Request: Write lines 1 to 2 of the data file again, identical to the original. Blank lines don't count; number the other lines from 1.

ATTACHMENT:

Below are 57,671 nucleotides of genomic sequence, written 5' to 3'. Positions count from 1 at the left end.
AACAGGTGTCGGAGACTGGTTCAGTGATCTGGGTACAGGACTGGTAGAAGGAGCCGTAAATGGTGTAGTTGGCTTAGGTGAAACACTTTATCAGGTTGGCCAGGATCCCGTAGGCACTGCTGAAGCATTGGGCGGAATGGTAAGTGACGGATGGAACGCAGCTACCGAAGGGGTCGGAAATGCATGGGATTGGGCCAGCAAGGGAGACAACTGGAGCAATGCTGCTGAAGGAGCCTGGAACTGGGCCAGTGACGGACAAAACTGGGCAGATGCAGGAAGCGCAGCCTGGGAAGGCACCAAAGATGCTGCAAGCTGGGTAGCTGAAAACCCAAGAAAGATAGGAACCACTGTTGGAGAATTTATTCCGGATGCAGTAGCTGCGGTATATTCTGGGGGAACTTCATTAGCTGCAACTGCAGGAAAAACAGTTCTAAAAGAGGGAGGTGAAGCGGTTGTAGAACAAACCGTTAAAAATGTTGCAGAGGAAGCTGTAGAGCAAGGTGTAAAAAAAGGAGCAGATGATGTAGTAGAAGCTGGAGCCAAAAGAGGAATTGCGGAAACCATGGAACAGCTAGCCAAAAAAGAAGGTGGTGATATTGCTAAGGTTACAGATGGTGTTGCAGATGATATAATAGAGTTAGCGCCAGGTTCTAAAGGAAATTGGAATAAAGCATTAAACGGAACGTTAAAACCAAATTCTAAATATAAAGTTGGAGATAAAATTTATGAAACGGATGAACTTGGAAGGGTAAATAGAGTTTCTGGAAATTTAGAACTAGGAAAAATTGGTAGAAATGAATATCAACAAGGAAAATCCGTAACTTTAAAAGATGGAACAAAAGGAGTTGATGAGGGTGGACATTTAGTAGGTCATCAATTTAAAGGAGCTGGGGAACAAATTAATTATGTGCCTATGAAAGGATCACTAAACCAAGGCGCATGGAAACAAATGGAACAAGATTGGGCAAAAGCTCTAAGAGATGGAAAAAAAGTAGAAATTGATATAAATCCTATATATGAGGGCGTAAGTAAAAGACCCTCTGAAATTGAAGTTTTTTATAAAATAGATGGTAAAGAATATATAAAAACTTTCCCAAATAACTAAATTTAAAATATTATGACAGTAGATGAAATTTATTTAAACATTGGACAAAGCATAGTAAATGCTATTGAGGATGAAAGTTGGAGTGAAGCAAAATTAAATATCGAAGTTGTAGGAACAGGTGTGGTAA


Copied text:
Below are 57,671 nucleotides of genomic sequence, written 5' to 3'. Positions count from 1 at the left end.
AACAGGTGTCGGAGACTGGTTCAGTGATCTGGGTACAGGACTGGTAGAAGGAGCCGTAAATGGTGTAGTTGGCTTAGGTGAAACACTTTATCAGGTTGGCCAGGATCCCGTAGGCACTGCTGAAGCATTGGGCGGAATGGTAAGTGACGGATGGAACGCAGCTACCGAAGGGGTCGGAAATGCATGGGATTGGGCCAGCAAGGGAGACAACTGGAGCAATGCTGCTGAAGGAGCCTGGAACTGGGCCAGTGACGGACAAAACTGGGCAGATGCAGGAAGCGCAGCCTGGGAAGGCACCAAAGATGCTGCAAGCTGGGTAGCTGAAAACCCAAGAAAGATAGGAACCACTGTTGGAGAATTTATTCCGGATGCAGTAGCTGCGGTATATTCTGGGGGAACTTCATTAGCTGCAACTGCAGGAAAAACAGTTCTAAAAGAGGGAGGTGAAGCGGTTGTAGAACAAACCGTTAAAAATGTTGCAGAGGAAGCTGTAGAGCAAGGTGTAAAAAAAGGAGCAGATGATGTAGTAGAAGCTGGAGCCAAAAGAGGAATTGCGGAAACCATGGAACAGCTAGCCAAAAAAGAAGGTGGTGATATTGCTAAGGTTACAGATGGTGTTGCAGATGATATAATAGAGTTAGCGCCAGGTTCTAAAGGAAATTGGAATAAAGCATTAAACGGAACGTTAAAACCAAATTCTAAATATAAAGTTGGAGATAAAATTTATGAAACGGATGAACTTGGAAGGGTAAATAGAGTTTCTGGAAATTTAGAACTAGGAAAAATTGGTAGAAATGAATATCAACAAGGAAAATCCGTAACTTTAAAAGATGGAACAAAAGGAGTTGATGAGGGTGGACATTTAGTAGGTCATCAATTTAAAGGAGCTGGGGAACAAATTAATTATGTGCCTATGAAAGGATCACTAAACCAAGGCGCATGGAAACAAATGGAACAAGATTGGGCAAAAGCTCTAAGAGATGGAAAAAAAGTAGAAATTGATATAAATCCTATATATGAGGGCGTAAGTAAAAGACCCTCTGAAATTGAAGTTTTTTATAAAATAGATGGTAAAGAATATATAAAAACTTTCCCAAATAACTAAATTTAAAATATTATGACAGTAGATGAAATTTATTTAAACATTGGACAAAGCATAGTAAATGCTATTGAGGATGAAAGTTGGAGTGAAGCAAAATTAAATATCGAAGTTGTAGGAACAGGTGTGGTAA